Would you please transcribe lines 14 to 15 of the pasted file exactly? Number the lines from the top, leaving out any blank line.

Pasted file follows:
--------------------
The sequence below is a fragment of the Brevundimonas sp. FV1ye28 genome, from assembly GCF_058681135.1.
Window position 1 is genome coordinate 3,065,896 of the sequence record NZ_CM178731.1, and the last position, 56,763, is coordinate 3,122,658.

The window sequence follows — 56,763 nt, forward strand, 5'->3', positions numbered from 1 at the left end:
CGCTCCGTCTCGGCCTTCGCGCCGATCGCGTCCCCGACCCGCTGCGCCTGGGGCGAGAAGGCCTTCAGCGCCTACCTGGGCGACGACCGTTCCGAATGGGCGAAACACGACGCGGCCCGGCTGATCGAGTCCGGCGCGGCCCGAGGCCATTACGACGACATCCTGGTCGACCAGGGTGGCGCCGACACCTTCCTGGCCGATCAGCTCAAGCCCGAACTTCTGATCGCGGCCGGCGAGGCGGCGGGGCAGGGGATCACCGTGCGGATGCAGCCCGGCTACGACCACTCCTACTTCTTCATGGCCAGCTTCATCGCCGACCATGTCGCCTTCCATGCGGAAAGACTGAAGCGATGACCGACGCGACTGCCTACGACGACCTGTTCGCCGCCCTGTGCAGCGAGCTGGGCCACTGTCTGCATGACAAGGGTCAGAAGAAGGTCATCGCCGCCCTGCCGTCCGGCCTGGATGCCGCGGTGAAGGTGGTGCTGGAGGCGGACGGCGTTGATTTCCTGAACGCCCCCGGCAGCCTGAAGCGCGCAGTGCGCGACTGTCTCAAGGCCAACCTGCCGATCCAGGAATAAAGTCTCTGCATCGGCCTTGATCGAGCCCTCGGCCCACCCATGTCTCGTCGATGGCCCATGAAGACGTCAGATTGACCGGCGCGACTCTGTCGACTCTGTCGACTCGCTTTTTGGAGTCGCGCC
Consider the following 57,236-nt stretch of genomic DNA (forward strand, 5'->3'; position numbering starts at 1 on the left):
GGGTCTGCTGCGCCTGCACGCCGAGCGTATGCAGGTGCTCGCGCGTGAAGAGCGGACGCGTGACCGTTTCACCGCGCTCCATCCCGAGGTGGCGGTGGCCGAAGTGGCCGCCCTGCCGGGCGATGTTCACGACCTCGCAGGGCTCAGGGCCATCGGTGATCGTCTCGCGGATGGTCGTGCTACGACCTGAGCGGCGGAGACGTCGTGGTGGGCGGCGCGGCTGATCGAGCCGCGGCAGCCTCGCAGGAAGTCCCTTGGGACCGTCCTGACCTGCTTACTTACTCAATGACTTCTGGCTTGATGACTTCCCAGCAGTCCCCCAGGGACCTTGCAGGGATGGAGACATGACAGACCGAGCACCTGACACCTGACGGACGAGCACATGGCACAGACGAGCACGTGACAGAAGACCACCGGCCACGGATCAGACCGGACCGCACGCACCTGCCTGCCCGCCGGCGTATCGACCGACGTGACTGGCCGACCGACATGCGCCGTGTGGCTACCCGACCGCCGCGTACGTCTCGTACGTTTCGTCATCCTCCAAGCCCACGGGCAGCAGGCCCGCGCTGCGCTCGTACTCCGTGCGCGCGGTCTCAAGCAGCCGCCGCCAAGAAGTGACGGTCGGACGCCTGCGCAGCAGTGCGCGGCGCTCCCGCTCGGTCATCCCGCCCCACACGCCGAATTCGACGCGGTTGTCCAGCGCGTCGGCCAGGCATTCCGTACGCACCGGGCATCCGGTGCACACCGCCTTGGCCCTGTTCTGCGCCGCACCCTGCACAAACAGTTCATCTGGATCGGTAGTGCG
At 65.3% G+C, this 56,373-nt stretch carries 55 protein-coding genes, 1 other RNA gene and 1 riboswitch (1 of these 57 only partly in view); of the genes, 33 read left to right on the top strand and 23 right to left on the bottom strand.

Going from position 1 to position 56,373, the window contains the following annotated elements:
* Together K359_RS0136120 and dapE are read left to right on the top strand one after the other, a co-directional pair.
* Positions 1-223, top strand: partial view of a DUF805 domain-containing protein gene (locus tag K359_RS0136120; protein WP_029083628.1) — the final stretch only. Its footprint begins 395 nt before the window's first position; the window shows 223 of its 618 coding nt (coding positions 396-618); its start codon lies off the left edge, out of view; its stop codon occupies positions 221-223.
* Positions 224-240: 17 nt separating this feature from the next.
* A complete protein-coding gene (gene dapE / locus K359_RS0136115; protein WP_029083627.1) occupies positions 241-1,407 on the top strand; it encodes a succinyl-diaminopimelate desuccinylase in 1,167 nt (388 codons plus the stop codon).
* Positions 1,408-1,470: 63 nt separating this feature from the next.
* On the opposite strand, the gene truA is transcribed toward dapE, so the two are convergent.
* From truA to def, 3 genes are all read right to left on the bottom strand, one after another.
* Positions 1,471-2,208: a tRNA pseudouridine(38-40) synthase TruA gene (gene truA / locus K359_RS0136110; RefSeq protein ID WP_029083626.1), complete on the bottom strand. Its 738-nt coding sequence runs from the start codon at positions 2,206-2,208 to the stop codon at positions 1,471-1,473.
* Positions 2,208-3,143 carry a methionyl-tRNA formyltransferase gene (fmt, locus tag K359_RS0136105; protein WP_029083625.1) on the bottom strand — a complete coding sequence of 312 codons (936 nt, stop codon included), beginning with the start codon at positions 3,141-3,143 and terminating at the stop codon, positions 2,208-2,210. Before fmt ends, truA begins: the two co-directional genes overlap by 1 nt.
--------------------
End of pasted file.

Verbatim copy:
* On the opposite strand, the gene truA is transcribed toward dapE, so the two are convergent.
* From truA to def, 3 genes are all read right to left on the bottom strand, one after another.